I’ve been wanting to write in some detail about Henry Threadgill and his complex, difficult yet fascinating music for a while now, but every time I’ve tried to get started something else has interfered. And one of the things that has interfered the most is the fact that Threadgill’s music is so extraordinarily complex and so unique that it takes extreme concentration just to listen to it, let alone write about it, and to do so—particularly without access to the scores—is frustrating and somewhat intimidating.
I brought up some of Threadgill’s music with the trio Air in my book, From Baroque to Bop and Beyond, in which I surveyed the entire history of the interaction between classical music and jazz (click here to read it), but certainly not enough to do him justice. The reason was that, although Threadgill did indeed study composition at the American Conservatory of Music in Chicago, the music he produces is put together from jazz elements in a way that “speaks” jazz. The vernacular of his music is jazz; the way the elements are put together follow jazz principles; and although the finished products are extraordinary complex, and despite the fact that he has also written for large orchestras (particularly Run Silent, Run Deep, Run Loud, Run High), the finished results only bear a superficial resemblance to classical music in the way they are constructed. If Thelonious Monk, as Ralph Berton claimed, was the Stravinsky of jazz, Henry Threadgill uses principles found in Stravinsky, Schoenberg and Ligeti (perhaps particularly Ligeti) in a way that more closely resembles the more avant-garde work of Ornette Coleman, Michael Mantler and David Murray, while sounding like none of them.
It’s difficult, then, to describe the music of a particularly brilliant lone wolf who operates within his own specific musical universe. This doesn’t mean that it’s not necessary to write about him or impossible, just very difficult. The respected down beat critic John Litweiler summed it up best when he wrote, “He seems to be deliberately challenging the audience: ‘My lyricism and mastery come complete with thorns and spikes, and I promise to yank the props out from under you’.” Essentially, and I am in no way trying to pigeonhole his music by trying to describe it in its basics, Threadgill upsets the balance that exists not only in jazz but in all music in regards to the three principal elements, rhtyhm, melody and harmony. Whereas George Russell pulled the rug out from under the tonal system by declaring that all music form Bach to Schoenberg, including jazz, was part of a continuum that could be defined by his Lydian Chromatic Concept, and whereas Ornette Coleman took one aspect of Russell’s concept—horizontal movement—to a new level by eliminating root chords and other signposts of tonality (which upset and alienated a great many traditional jazz musicians, though oddly enough, not John Lewis or Pee Wee Russell), Henry Threadgill works in small blocks of sound, sometimes thematic fragments, which he will then ask his musicians to play in the fashion of a round, with different players coming in at different places within the phrase or the beat. This in turn creates new melodic, harmonic and rhythmic forms. In a sense, it’s like taking three different takes of an Ornette Coleman composition and overlaying them, not in synchronization but delayed by a beat or a beat and a half one on top of the other.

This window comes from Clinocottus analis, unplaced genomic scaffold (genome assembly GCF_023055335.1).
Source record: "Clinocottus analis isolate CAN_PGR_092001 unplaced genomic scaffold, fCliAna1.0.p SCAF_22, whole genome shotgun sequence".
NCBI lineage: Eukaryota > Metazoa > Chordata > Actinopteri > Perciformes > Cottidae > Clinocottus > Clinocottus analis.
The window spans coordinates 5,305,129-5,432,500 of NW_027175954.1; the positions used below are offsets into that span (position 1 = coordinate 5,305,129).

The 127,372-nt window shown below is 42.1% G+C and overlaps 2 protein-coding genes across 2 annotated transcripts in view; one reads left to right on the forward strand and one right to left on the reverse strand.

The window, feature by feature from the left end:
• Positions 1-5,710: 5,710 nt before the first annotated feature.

Once you understand the principals, Threadgill’s music becomes easier to comprehend, but when I say “easier” I don’t mean that in the sense that modern-day retro bop is easy to comprehend. It’s more like saying that after a period of listening and study, Stravinsky’s late, thorny 12-tone compositions like Agon and the Requiem Canticles become easier to understand. No one is going to walk out of a Threadgill concert whistling tunes; they may not even be able to retain scraps of them to replay in the first place; but the totality of what Threadgill does will stay with you, however disturbing it may be to your expectations or musical sensibilities, for a long time.
Born in 1944, Threadgill studied not only composition but also piano and flute. An early member of the influential Association for the Advancement of Creative Musicians (AACM), Threadgill also studied the music of Stravinsky, Edgard Varèse, Luciano Berio and Mario Bauzá as well as the music of Bali, India, the West Indies and Japan. This is yet another reason, I think, why his finished music strikes me as not so much within a classical tradition as within a “world music” tradition. In addition to these sources, he filters his music through jazz, R&B and the blues to come up with compositions that are distinctly his own.
Since I have been unable to hear his Pulitzer Prize-winning composition, In for a Penny, In for a Pound, and cannot get a copy of his latest album for review, I cannot speak of these works, but I’m sure that they follow the principles of all his music I have heard. Threadgill never stands still, mind you—he refuses to rest on his laurels and doesn’t repeat, if he can help it, concepts or patterns he has already traversed—but there is a consistency in his inventiveness that makes every excursion into his music remarkable. Earlier I said that there are very few signposts of classical form (as such) in his music, but one of those is the insistence that most of the ideas presented be cogent, i.e., they must make sense somehow. There is very little in his music of the far-out explorations of the Art Ensemble of Chicago, though they must have been yet another group he heard while in that city, which prided itself on an amorphous journey through each piece. Threadgill’s music sounds so rigorously constructed that the listener almost feels surprised to discover the improvised solos within it.